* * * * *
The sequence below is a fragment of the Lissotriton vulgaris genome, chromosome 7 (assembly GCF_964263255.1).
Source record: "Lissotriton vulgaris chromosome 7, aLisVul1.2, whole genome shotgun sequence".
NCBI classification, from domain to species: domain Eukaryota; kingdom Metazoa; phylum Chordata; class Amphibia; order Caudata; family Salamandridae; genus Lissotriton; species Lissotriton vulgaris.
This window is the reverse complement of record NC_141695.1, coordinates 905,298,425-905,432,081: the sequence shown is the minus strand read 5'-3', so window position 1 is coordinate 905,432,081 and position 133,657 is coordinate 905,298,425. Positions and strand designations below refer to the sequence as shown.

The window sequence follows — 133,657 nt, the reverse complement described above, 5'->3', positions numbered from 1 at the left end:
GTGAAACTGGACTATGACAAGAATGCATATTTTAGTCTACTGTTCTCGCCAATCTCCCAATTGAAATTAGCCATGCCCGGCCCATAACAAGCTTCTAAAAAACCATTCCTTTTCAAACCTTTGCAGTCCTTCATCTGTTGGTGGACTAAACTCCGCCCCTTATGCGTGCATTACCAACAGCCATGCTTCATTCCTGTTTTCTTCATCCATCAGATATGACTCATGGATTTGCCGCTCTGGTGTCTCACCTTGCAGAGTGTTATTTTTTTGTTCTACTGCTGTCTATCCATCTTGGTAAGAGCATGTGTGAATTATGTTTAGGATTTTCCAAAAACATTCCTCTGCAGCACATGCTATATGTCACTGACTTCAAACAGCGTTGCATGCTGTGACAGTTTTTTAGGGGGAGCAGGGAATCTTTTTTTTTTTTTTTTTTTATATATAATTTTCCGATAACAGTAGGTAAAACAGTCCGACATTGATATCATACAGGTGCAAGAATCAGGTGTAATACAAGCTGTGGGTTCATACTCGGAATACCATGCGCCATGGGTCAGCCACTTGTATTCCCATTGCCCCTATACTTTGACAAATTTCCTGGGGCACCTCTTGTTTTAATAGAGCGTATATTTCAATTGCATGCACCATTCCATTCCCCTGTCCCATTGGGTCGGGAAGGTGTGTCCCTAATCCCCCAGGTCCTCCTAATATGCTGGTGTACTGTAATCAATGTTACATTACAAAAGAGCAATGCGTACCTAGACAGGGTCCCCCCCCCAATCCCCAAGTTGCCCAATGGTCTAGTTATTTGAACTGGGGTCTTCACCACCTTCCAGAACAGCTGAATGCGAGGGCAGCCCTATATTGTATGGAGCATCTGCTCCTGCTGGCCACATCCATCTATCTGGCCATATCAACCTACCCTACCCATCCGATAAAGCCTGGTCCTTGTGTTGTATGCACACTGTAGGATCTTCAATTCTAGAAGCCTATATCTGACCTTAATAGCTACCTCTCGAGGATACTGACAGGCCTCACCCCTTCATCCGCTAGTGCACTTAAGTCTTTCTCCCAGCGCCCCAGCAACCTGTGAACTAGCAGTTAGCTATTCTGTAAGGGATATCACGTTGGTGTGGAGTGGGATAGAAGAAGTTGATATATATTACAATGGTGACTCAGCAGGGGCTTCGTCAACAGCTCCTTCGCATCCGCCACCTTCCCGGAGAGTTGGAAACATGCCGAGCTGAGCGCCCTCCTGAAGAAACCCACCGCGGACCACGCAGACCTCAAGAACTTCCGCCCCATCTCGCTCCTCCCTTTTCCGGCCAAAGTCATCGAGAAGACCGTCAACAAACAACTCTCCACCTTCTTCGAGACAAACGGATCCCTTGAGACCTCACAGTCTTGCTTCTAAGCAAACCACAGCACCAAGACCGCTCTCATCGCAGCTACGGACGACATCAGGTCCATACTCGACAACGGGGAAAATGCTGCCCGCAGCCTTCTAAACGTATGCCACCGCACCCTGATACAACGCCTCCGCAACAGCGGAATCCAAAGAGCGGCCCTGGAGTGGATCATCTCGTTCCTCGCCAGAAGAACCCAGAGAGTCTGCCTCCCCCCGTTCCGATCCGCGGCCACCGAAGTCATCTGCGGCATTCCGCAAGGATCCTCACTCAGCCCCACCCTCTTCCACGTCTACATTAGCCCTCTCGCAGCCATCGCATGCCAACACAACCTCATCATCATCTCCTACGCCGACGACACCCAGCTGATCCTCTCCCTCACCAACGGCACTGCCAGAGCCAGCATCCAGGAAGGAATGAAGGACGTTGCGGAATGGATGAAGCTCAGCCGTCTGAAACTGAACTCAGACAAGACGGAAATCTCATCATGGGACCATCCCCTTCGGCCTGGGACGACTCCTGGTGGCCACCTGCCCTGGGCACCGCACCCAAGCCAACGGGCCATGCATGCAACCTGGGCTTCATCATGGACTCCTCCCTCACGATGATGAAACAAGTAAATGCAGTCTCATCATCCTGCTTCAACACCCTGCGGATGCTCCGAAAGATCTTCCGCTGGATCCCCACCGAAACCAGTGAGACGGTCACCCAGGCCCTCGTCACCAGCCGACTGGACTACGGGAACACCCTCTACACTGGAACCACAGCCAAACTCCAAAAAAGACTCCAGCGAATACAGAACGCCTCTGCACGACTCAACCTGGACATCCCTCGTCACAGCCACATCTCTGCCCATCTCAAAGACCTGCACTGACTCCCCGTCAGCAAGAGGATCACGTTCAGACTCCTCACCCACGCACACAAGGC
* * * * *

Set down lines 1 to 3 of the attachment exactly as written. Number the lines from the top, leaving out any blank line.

The sequence below is a fragment of the Lissotriton vulgaris genome, chromosome 7 (assembly GCF_964263255.1).
Source record: "Lissotriton vulgaris chromosome 7, aLisVul1.2, whole genome shotgun sequence".
NCBI classification, from domain to species: domain Eukaryota; kingdom Metazoa; phylum Chordata; class Amphibia; order Caudata; family Salamandridae; genus Lissotriton; species Lissotriton vulgaris.